FEMALE PROMISE KEEPERS SERIES
LYDIA, THE FIRST CHRISTIAN DOCUMENTED CONVERT IN EUROPE
Who was Lydia?
The Bible provides us with a glimpse of Lydia’s life. We are told that she was a devout Christian and a conscientious businesswoman, who eventually used her work to further God’s purpose. As a businesswoman, she was noted for her dealings with beautifully dyed purple fabrics. She sold dyes and dyed goods from as far as Thyatira.
I find it interesting that Lydia specialized in the color purple, specifically because there are patterns of symbolism attached to colors in the Bible. Among the Hebrews, purple was the YHWH, (YAHWEH) color, the symbol of the revealed God; (Ex. 24:10; Ezek. 1:26). Purple is the color associated with royalty and majesty; the proper dress for kings; (Judges 8:26; Esther 8:15; Dan. 5:7, 16).
While on his second missionary journey, the Apostle Paul and his missionary team, Timothy, Luke, and Silas, traveled from town to town, visiting several churches. Eventually, they stopped by Philippi, a leading city of the district of Macedonia, a Roman colony. They decided to stay in Philippi for several days and on the Sabbath, they went outside the city gate to the bank of the Gangites River, where they expected to find a place to pray. They sat down and began to speak with the women who came there. Lydia, a worshiper of God, became a convert to Christianity through the Apostle Paul’s ministry. Upon hearing the gospel message, the Lord opened Lydia’s heart to receive the spoken word. Not only was she the first convert in all of Europe, but her entire household was baptized with her; (Acts 16:12-15, 40).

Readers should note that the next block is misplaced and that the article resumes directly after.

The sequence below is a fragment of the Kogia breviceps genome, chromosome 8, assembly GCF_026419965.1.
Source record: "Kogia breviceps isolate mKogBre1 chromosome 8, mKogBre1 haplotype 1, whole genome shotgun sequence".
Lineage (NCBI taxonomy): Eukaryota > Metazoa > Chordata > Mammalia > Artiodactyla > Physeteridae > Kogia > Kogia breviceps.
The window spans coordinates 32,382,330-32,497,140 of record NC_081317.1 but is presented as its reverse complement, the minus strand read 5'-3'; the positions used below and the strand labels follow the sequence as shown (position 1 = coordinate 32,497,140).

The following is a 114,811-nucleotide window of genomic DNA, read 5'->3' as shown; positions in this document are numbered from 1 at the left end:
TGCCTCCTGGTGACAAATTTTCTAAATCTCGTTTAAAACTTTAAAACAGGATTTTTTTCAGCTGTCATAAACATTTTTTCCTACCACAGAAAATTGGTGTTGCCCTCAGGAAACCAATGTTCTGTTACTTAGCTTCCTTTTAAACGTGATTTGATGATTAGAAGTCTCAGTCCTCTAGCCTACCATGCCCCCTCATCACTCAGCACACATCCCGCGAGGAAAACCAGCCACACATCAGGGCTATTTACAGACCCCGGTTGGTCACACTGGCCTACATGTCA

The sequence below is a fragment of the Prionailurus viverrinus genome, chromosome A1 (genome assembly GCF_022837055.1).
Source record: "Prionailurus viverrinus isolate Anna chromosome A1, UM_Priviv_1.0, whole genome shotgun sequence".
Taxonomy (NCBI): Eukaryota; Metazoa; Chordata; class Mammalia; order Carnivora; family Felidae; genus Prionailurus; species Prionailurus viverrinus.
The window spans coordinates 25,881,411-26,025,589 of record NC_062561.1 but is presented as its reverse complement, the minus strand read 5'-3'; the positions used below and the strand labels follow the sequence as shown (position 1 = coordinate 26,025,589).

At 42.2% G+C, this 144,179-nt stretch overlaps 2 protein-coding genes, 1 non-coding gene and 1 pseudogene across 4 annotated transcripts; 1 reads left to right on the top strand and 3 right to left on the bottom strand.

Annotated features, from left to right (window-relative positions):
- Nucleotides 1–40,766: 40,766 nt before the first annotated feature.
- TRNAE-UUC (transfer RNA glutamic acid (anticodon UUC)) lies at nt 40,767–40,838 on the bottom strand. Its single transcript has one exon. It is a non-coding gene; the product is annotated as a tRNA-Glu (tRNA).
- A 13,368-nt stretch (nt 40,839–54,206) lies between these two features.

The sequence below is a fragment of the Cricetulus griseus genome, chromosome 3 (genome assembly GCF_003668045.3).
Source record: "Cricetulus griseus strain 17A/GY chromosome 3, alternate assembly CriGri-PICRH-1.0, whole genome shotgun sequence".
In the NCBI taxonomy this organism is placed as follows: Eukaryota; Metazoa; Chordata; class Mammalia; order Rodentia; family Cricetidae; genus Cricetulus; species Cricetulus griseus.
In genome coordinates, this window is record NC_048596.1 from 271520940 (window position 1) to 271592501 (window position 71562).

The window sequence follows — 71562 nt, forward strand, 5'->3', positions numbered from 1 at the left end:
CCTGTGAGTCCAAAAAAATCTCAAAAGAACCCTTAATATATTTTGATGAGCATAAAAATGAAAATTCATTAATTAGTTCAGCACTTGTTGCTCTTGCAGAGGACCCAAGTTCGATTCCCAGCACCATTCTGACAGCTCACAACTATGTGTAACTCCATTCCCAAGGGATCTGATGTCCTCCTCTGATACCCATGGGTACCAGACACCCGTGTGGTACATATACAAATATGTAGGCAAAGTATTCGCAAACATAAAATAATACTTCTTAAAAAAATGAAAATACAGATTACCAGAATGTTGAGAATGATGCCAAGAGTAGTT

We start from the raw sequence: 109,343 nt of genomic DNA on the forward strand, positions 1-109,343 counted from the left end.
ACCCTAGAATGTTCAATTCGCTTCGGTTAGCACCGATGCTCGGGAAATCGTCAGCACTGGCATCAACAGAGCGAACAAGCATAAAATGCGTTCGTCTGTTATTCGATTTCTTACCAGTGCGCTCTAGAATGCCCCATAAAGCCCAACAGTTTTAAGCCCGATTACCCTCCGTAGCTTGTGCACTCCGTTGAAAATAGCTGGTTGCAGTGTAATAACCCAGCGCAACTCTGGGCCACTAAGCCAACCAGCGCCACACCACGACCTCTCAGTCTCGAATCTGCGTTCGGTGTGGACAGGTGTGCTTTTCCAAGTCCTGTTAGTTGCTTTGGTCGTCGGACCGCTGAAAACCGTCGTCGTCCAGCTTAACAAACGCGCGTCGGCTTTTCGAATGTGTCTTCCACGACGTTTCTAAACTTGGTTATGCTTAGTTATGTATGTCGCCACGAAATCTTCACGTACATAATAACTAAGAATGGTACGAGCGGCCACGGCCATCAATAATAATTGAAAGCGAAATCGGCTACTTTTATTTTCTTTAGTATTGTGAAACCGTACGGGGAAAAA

After they were baptized, Lydia persuasively invited Paul and his companions to come to her home, saying, “If you consider me a believer in the Lord, come and stay at my home”; (v.15). She exemplified the gift of hospitality to those she entertained and shared the good news of the Gospel of Jesus Christ. Lydia’s testimony helps us to understand the true message of Christianity and discipleship.
In the Book of Revelation, John reveals a series of seven letters that are written to seven churches located in the province of Asia. One of the letters is written to the church in Thyatira; (2:18). Thyatira is modern Akhisar, Turkey. it was famous for its dyeing and indigo trade. Located in a valley, midway between Pergamum and Sardis, it was originally established as a military base by one of the generals in the army of Alexander the Great. Although Paul started many churches, there isn’t a documented record claiming the Church in Thyatira spoken of in Rev. 2:18 was started by Paul. Perhaps it was Lydia’s testimony that may have taken the gospel message to Europe.
In conclusion, Lydia’s story was one of love and hospitality, and those she entertained she lovingly shared the good news of the Gospel of Jesus Christ with them. Lydia’s conversion marks the start of an epoch in the Bible. Is it possible that Lydia could have started a revival in her hometown? What we know for sure is that Paul didn’t start a church in Philippi. He visited the area, but he didn’t build a church there.
Reference: Holy Bible; Nelson’s New Illustrated Bible Dictionary; Got Questions.org; Bible Hub.org
Photography: Noire 3000 Bible, by James C. Lewis